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Help! My provider hijacks my DNS requests!

Posted by Daniel Hölbling on June 26, 2009

Today I followed a link to a no longer active domain and suddenly found myself on UPC’s (my provider) search looking for that URL:


My first reflex was to check if my default search provider may be set wrong:


Woot? No, my search provider is Google. I just queried a DNS record that does not exist, and I got a result back instead of a DNS error. Now, imagine my head going red and some danger lights starting to flash.

First test I did to confirm my suspicions: open a raw putty connection on port 80 to some random DNS I know doesn’t exist:


Then I just did a basic HTTP GET request from my console to see what the server would return:


Ok, so what just happened here? First of all, there should be no web server to accept my connection! Hell, I shouldn’t even be able to resolve to an IP address!

So, running a quick nslookup turned up something interesting:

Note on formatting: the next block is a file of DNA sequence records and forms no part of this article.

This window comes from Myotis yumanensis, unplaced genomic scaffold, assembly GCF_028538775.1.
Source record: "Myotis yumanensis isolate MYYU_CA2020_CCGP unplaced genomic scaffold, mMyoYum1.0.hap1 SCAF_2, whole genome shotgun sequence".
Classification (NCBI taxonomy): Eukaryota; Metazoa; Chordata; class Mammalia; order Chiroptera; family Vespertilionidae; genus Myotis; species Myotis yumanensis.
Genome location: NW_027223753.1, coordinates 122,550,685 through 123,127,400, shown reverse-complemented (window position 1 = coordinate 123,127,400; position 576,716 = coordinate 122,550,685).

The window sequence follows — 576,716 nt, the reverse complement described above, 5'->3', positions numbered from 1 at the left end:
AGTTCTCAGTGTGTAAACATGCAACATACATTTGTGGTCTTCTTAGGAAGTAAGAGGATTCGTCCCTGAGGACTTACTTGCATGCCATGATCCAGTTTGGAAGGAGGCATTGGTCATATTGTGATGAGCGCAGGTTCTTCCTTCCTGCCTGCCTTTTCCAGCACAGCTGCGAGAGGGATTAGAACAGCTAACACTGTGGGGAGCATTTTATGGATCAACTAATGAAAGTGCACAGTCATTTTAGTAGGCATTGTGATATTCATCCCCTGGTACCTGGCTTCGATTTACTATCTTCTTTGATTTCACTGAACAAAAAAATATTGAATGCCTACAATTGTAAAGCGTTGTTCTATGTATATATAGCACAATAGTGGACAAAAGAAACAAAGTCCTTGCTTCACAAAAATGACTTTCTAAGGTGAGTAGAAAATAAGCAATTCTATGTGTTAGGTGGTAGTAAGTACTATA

nslookup www.lksdafklsdlkfdsf.com Server:  viedns09.chello.at Address:
Apparently, UPC is abusing the trust I place in them (by using their DNS server) and resolves ALL requests that can’t be resolved (don’t exist) to their own server that will redirect all HTTP traffic with a 302 status code to their search service.

Now, why is this bad? Isn’t search something I like when mistyping a URL?

Oh, it’s bad I promise you. It’s bad for many different reasons:

  1. All browsers will search anyway if a URL can’t be resolved
  2. My browser thinks the bad domain name actually exists
  3. UPC search sucks
  4. I can’t do anything about it short for changing my DNS server
I do set that search provider inside my browser quite consciously, and I do that for a reason. Google knows my preferences, Google has a search history I use quite often, Google is set to US so it won’t sort German results to the top of the list. And most important: Google has a cached version of almost every page on the interwebz so even expired sites can be looked at with Google.

So, whenever UPC is hijacking my bad DNS request to redirect me to their stupid little search, they take away my freedom of choice and force me (and all users of Chello/Inode in Austria) to override my browsers default behavior in favor of an inferior solution so they generate more search volume on their stupid service!

Only Solution: Pick another DNS. There are plenty of DNS servers out there that will gladly satisfy requests, only drawback is that they aren’t located in my provider’s subnet and therefore won’t be as fast as the one I used before.

This is just sad. Very very sad.

Filed under internet, personal
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